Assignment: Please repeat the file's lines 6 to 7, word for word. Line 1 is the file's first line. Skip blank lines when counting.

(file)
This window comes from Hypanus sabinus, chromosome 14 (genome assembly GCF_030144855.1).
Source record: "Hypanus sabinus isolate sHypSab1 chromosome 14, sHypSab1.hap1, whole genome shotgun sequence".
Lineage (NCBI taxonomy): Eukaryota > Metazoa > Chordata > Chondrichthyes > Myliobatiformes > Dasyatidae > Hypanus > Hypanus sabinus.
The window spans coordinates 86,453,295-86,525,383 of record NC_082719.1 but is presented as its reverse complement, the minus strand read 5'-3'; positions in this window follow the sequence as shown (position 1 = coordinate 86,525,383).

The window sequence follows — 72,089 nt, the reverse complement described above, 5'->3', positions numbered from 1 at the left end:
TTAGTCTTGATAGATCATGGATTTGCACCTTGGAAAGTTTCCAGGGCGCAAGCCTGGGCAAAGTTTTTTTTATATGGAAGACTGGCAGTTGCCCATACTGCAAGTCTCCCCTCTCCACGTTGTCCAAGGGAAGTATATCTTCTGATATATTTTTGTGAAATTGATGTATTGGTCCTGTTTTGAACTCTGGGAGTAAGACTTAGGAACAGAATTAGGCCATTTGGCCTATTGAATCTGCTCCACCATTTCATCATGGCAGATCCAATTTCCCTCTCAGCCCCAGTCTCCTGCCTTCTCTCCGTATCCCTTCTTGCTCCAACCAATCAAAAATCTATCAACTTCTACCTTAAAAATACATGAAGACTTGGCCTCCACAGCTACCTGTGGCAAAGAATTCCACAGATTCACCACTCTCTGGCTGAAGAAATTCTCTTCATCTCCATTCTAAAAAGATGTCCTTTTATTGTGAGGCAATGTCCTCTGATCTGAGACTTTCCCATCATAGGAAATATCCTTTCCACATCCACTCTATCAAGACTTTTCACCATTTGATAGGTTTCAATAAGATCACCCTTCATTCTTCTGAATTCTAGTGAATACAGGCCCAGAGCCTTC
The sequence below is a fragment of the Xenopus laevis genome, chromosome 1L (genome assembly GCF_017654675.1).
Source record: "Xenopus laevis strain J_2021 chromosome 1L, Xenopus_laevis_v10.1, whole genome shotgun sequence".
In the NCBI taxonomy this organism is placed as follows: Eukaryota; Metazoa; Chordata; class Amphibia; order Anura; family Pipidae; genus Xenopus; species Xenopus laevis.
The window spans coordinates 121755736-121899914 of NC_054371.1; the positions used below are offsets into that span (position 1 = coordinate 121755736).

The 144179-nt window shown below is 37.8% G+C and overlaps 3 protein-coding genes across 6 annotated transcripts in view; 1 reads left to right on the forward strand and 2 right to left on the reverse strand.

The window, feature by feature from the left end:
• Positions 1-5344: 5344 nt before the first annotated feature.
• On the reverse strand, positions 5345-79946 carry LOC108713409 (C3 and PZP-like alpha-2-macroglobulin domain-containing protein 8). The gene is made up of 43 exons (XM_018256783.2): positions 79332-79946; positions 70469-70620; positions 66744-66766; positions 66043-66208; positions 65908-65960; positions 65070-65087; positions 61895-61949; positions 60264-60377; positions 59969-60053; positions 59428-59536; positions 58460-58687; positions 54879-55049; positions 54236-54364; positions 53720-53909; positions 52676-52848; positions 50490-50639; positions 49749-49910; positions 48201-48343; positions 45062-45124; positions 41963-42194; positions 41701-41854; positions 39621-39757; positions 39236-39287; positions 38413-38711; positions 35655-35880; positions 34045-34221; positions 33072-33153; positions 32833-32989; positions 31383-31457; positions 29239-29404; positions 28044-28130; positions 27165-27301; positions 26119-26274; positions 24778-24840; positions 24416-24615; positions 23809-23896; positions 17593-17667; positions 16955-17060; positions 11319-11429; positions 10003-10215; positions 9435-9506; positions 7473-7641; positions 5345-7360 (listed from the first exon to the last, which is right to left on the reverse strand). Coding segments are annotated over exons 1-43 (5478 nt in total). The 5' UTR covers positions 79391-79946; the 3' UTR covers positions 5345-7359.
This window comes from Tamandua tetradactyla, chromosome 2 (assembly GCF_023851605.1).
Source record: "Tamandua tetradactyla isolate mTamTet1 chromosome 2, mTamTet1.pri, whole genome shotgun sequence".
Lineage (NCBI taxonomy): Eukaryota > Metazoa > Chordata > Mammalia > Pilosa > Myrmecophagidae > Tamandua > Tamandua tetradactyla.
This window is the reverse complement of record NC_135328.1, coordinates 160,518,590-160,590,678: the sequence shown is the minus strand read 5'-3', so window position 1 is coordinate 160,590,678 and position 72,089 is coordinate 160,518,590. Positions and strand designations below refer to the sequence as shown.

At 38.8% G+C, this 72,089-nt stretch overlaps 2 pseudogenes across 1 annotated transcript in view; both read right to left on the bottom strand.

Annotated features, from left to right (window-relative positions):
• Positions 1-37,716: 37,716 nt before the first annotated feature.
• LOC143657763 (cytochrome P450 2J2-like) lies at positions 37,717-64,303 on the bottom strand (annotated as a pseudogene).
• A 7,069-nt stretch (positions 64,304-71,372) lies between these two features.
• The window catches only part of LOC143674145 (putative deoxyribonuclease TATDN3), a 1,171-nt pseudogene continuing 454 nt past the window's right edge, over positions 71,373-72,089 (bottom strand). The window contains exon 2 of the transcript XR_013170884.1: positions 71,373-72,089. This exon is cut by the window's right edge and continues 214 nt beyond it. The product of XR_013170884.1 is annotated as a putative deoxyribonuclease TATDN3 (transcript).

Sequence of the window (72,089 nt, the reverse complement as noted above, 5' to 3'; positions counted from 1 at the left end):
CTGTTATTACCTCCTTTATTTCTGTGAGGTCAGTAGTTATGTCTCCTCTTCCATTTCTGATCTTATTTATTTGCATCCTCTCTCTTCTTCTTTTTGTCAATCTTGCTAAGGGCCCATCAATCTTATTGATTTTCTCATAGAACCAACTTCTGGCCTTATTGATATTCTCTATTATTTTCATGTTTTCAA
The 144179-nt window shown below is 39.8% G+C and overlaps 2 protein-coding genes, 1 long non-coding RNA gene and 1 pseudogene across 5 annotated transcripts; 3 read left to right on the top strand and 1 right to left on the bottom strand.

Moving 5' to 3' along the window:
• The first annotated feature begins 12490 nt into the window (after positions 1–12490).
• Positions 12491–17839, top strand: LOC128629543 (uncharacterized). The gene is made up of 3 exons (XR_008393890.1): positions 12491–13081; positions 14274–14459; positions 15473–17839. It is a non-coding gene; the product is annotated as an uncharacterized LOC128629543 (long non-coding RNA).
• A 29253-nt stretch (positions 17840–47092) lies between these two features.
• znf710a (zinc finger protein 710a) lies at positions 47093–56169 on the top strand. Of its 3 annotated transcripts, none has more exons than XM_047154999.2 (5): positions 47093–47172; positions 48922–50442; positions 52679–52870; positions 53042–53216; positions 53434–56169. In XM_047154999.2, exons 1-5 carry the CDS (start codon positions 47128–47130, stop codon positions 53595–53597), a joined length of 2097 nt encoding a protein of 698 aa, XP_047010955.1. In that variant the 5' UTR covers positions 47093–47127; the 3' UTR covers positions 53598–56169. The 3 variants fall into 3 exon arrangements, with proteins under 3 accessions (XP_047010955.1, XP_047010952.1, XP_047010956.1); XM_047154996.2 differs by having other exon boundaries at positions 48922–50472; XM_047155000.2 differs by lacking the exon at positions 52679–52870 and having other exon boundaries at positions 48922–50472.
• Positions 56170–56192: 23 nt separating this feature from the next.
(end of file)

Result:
TTAGTCTTGATAGATCATGGATTTGCACCTTGGAAAGTTTCCAGGGCGCAAGCCTGGGCAAAGTTTTTTTTATATGGAAGACTGGCAGTTGCCCATACTGCAAGTCTCCCCTCTCCACGTTGTCCAAGGGAAGTATATCTTCTGATATATTTTTGTGAAATTGATGTATTGGTCCTGTTTTGAACTCTGGGAGTAAGACTTAGGAACAGAATTAGGCCATTTGGCCTATTGAATCTGCTCCACCATTTCATCATGGCAGATCCAATTTCCCTCTCAGCCCCAGTCTCCTGCCTTCTCTCCGTATCCCTTCTTGCTCCAACCAATCAAAAATCTATCAACTTCTACCTTAAAAATACATGAAGACTTGGCCTCCACAGCTACCTGTGGCAAAGAATTCCACAGATTCACCACTCTCTGGCTGAAGAAATTCTCTTCATCTCCATTCTAAAAAGATGTCCTTTTATTGTGAGGCAATGTCCTCTGATCTGAGACTTTCCCATCATAGGAAATATCCTTTCCACATCCACTCTATCAAGACTTTTCACCATTTGATAGGTTTCAATAAGATCACCCTTCATTCTTCTGAATTCTAGTGAATACAGGCCCAGAGCCTTC
The sequence below is a fragment of the Xenopus laevis genome, chromosome 1L (genome assembly GCF_017654675.1).